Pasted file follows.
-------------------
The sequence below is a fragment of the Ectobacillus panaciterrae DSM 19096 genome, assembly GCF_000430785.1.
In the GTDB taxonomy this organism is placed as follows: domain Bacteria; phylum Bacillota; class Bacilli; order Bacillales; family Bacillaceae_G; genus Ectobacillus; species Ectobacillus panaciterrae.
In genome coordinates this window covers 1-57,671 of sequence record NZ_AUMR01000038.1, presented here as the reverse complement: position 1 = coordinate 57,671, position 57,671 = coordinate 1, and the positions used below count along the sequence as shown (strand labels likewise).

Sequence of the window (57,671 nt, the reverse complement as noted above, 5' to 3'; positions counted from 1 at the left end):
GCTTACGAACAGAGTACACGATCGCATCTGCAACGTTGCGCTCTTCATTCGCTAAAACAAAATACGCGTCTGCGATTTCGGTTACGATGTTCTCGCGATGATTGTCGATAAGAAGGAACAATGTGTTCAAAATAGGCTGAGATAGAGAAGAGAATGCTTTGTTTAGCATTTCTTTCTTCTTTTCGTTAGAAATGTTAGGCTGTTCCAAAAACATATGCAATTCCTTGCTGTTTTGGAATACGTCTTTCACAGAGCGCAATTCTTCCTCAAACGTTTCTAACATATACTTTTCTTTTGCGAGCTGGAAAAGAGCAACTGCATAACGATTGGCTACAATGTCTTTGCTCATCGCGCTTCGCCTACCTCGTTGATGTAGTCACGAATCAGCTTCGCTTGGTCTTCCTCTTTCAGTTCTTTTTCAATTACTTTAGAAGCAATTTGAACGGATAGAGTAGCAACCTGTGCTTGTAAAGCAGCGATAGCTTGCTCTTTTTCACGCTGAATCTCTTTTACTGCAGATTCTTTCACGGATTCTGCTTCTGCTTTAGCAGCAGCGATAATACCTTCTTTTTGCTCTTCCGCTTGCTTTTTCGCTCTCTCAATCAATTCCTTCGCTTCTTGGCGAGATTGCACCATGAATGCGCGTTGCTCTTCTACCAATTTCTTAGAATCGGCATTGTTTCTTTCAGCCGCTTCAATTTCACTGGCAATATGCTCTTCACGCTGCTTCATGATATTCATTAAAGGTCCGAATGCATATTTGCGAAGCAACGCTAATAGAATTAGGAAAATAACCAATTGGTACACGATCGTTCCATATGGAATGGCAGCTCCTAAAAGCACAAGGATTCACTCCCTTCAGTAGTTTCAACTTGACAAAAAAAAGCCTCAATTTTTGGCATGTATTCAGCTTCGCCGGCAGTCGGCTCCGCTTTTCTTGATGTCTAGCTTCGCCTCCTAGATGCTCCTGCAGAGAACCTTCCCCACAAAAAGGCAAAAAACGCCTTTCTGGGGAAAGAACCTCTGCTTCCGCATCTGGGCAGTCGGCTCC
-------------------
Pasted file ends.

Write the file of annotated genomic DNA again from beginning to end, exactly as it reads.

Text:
The sequence below is a fragment of the Ectobacillus panaciterrae DSM 19096 genome, assembly GCF_000430785.1.
In the GTDB taxonomy this organism is placed as follows: domain Bacteria; phylum Bacillota; class Bacilli; order Bacillales; family Bacillaceae_G; genus Ectobacillus; species Ectobacillus panaciterrae.
In genome coordinates this window covers 1-57,671 of sequence record NZ_AUMR01000038.1, presented here as the reverse complement: position 1 = coordinate 57,671, position 57,671 = coordinate 1, and the positions used below count along the sequence as shown (strand labels likewise).

Sequence of the window (57,671 nt, the reverse complement as noted above, 5' to 3'; positions counted from 1 at the left end):
GCTTACGAACAGAGTACACGATCGCATCTGCAACGTTGCGCTCTTCATTCGCTAAAACAAAATACGCGTCTGCGATTTCGGTTACGATGTTCTCGCGATGATTGTCGATAAGAAGGAACAATGTGTTCAAAATAGGCTGAGATAGAGAAGAGAATGCTTTGTTTAGCATTTCTTTCTTCTTTTCGTTAGAAATGTTAGGCTGTTCCAAAAACATATGCAATTCCTTGCTGTTTTGGAATACGTCTTTCACAGAGCGCAATTCTTCCTCAAACGTTTCTAACATATACTTTTCTTTTGCGAGCTGGAAAAGAGCAACTGCATAACGATTGGCTACAATGTCTTTGCTCATCGCGCTTCGCCTACCTCGTTGATGTAGTCACGAATCAGCTTCGCTTGGTCTTCCTCTTTCAGTTCTTTTTCAATTACTTTAGAAGCAATTTGAACGGATAGAGTAGCAACCTGTGCTTGTAAAGCAGCGATAGCTTGCTCTTTTTCACGCTGAATCTCTTTTACTGCAGATTCTTTCACGGATTCTGCTTCTGCTTTAGCAGCAGCGATAATACCTTCTTTTTGCTCTTCCGCTTGCTTTTTCGCTCTCTCAATCAATTCCTTCGCTTCTTGGCGAGATTGCACCATGAATGCGCGTTGCTCTTCTACCAATTTCTTAGAATCGGCATTGTTTCTTTCAGCCGCTTCAATTTCACTGGCAATATGCTCTTCACGCTGCTTCATGATATTCATTAAAGGTCCGAATGCATATTTGCGAAGCAACGCTAATAGAATTAGGAAAATAACCAATTGGTACACGATCGTTCCATATGGAATGGCAGCTCCTAAAAGCACAAGGATTCACTCCCTTCAGTAGTTTCAACTTGACAAAAAAAAGCCTCAATTTTTGGCATGTATTCAGCTTCGCCGGCAGTCGGCTCCGCTTTTCTTGATGTCTAGCTTCGCCTCCTAGATGCTCCTGCAGAGAACCTTCCCCACAAAAAGGCAAAAAACGCCTTTCTGGGGAAAGAACCTCTGCTTCCGCATCTGGGCAGTCGGCTCC